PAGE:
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EU Observers Flag Many Irregularities in Venezuela’s Election.

EU Observers Flag Many Irregularities in Venezuela’s Election.

The EU mission said that the elections had "arbitrary disqualification" of opposition candidates as well as a "disproportionate" state bias. 

Last Sunday, Venezuela held a “mega-election” to elect all regional and municipal authorities, including 23 governors and 335 mayors.

For the first time since 2017, a big part of the opposition decided to participate in the election, arguing that it could serve as a way to pressure the regime, channeling the widespread frustration of the Venezuelan people against the government.

For the first time in also a while (since 2015), the European Union sent roughly 130 electoral observers to Venezuela. 

This decision was criticized by some, claiming that the EU was legitimizing the Maduro regime and its sham election. 

Others praised the EU, arguing that it would restore confidence in Venezuela’s electoral system, which could lead to higher participation among the opposition’s base.

Here at Freedom Today Network, we said that the European Union’s electoral mission could be either beneficial or detrimental for the Venezuelan cause depending on their statements after the fact. 

We wrote:

“The EU presence in Venezuela is an opportunity to actually document all the irregularities that take place in Venezuela. If they do that, then the EU will be helping the Venezuelan people in their quest for freedom. If they don’t and act like things are normal in Venezuela, then they will be siding with the dictator.”

On Tuesday, the EU’s election observers released their findings. And thankfully, their statement clearly shows that Venezuela’s elections are nothing more than a sham. 

The EU said that the process had many irregularities, such as the “arbitrary disqualifications” of opposition candidates from running for office, the state’s “disproportionate” bias, and the “lack of judicial independence,” among others.

On the banning of opposition leaders, the chief of the mission, Isabel Santos, said that “there have been arbitrary bans on candidates for administrative reasons, there have been suspensions, or the most recognized leaders or members of some parties have been withdrawn."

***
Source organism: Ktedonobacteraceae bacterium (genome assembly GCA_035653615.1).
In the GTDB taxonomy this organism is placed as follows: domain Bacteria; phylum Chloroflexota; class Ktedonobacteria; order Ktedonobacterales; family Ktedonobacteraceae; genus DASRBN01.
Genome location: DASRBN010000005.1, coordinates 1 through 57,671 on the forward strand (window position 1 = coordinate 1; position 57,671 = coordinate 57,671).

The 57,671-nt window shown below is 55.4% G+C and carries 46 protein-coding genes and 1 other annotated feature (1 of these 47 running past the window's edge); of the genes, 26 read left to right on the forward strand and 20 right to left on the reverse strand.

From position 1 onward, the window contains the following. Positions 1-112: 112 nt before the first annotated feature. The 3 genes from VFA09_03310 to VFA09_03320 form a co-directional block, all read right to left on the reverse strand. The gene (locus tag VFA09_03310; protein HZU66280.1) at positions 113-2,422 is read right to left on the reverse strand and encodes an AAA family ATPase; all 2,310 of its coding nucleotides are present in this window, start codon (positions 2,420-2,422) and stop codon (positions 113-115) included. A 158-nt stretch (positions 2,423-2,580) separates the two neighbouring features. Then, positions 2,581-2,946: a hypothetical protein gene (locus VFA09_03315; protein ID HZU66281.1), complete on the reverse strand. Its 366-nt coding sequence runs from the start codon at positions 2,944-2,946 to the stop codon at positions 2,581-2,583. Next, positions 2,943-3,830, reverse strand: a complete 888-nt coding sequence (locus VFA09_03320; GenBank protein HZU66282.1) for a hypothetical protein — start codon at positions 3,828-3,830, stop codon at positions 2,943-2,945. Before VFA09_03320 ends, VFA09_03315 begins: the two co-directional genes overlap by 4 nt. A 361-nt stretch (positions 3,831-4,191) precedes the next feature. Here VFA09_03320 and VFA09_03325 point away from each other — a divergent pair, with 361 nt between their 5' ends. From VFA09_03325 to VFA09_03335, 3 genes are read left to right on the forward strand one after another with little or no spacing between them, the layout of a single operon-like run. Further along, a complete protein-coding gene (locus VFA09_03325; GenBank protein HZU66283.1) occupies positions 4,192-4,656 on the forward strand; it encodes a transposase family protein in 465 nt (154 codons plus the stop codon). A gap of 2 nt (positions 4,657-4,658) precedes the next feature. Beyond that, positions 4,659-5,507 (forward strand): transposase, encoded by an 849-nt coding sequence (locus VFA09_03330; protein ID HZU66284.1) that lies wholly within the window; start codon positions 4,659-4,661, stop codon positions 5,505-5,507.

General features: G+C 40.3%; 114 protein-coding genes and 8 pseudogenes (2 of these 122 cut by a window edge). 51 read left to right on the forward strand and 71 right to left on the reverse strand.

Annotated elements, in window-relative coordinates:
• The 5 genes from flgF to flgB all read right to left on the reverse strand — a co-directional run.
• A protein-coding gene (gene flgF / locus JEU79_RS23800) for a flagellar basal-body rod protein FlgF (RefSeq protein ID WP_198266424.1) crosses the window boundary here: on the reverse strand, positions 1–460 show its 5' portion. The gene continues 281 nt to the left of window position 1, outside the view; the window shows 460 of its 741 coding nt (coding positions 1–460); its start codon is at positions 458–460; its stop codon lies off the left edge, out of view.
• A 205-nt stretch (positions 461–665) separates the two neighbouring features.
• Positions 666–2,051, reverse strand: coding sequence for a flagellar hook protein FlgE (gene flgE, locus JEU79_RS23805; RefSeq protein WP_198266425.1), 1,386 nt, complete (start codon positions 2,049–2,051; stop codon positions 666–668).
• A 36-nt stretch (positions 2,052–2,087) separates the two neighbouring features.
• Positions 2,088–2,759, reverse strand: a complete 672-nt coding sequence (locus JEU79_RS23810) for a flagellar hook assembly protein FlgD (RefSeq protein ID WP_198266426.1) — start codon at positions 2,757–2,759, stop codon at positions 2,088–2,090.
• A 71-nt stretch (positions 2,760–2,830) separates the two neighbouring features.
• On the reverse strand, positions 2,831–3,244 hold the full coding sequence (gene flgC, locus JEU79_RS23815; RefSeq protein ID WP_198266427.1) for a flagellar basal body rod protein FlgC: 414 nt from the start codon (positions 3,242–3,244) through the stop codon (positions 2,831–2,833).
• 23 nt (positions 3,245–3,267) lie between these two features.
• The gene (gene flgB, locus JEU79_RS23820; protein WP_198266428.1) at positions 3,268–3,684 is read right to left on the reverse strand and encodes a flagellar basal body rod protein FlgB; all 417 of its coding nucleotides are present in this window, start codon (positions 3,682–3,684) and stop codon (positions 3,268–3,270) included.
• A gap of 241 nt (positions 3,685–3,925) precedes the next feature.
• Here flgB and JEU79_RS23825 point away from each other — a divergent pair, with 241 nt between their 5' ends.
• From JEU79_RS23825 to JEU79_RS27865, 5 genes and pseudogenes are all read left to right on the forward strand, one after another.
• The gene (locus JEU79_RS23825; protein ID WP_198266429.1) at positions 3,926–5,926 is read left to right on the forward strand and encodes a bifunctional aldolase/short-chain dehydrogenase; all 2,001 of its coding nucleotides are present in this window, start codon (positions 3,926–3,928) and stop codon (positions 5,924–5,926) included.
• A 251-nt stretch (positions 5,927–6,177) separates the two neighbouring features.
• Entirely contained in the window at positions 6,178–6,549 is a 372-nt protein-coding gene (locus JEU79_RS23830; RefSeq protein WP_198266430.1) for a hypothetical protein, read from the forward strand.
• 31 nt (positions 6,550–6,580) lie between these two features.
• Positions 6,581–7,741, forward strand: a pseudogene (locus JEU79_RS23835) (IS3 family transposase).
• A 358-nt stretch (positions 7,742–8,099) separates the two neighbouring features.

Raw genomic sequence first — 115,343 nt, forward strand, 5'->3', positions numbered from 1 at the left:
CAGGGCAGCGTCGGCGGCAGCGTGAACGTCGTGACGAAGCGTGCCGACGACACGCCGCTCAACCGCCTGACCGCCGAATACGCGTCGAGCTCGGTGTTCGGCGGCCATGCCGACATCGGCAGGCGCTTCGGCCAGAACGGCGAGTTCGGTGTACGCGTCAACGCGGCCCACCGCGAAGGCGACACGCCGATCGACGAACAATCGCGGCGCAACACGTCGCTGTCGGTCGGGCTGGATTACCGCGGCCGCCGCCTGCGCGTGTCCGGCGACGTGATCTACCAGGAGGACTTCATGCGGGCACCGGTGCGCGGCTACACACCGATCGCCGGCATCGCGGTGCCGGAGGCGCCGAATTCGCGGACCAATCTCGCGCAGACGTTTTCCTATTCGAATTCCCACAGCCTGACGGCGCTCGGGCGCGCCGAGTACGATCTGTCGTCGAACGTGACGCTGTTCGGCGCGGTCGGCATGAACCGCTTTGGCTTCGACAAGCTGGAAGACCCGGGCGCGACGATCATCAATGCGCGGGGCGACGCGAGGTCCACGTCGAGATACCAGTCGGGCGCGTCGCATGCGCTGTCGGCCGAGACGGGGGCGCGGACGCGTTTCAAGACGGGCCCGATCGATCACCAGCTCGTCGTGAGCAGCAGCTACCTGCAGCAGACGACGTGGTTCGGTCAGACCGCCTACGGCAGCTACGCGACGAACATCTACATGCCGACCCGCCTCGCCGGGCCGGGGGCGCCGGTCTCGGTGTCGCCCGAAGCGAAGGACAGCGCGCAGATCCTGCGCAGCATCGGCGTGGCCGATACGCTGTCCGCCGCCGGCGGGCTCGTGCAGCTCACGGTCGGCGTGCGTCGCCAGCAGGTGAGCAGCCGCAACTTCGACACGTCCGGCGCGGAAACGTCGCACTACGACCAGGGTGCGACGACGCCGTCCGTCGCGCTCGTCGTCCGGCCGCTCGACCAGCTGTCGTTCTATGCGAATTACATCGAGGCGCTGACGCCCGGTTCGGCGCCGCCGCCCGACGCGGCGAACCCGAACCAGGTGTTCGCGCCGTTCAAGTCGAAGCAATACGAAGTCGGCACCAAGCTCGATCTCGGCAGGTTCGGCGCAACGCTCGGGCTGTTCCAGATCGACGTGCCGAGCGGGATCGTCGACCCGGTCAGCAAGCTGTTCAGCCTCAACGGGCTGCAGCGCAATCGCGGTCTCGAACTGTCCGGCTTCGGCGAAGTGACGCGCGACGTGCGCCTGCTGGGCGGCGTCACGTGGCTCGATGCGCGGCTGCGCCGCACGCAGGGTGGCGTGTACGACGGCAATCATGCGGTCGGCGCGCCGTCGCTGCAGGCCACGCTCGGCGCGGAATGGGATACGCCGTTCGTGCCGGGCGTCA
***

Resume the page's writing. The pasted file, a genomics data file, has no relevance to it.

On the lack of electoral “balance and equality,” Santos said that “some laws” in Venezuela “affected the equality of conditions, the balance and the transparency of the elections." 

In addition to this lack of electoral fairness, Santos added that the elections were marked by a "widespread use of state resources."

This occurred, for instance, in the "disproportionate" amount of favorable coverage that the media channels (both state-run and “private”) gave to the ruling party candidates. 

The government also nudged public employees to the pols, which has been a common practice since Hugo Chavez rose to power in 1998. Since then, public servants have feared that they could be fired if they dare to vote for the opposition. 

On this issue, the EU report said that the “government's campaign was predominant across the country and had a mobilized base and in certain cases included the participation of public employees."

So, overall, Chavismo won virtually in all states and municipalities. And while some opposition candidates blame the defeat on the opposition’s unwillingness to vote, it is clear that in Venezuela it is almost impossible to do politics. Opposition parties have been criminalized, the most important opposition candidates are either in jail or in exile, and overall, people do not want to do anything politically related because of the repercussions that such actions could bring to them, their property, and their families. 

So, from an electoral perspective, sadly, there is nothing we could do in Venezuela.

By Jorge Jraissati

Jorge Jraissati is a Venezuelan economist and freedom advocate. He is the Director of Alumni Programs of Students For Liberty, an NGO advancing the ideas of a free society in over 100 countries. Beyond SFL, Jorge is a research consultant for IESE Business School, an economist from the Wilkes Honors College, and the President of Venezuelan Alliance, a policy group specialized in the Venezuelan humanitarian crisis. Jorge is a weekly columnist at Freedom Today Network.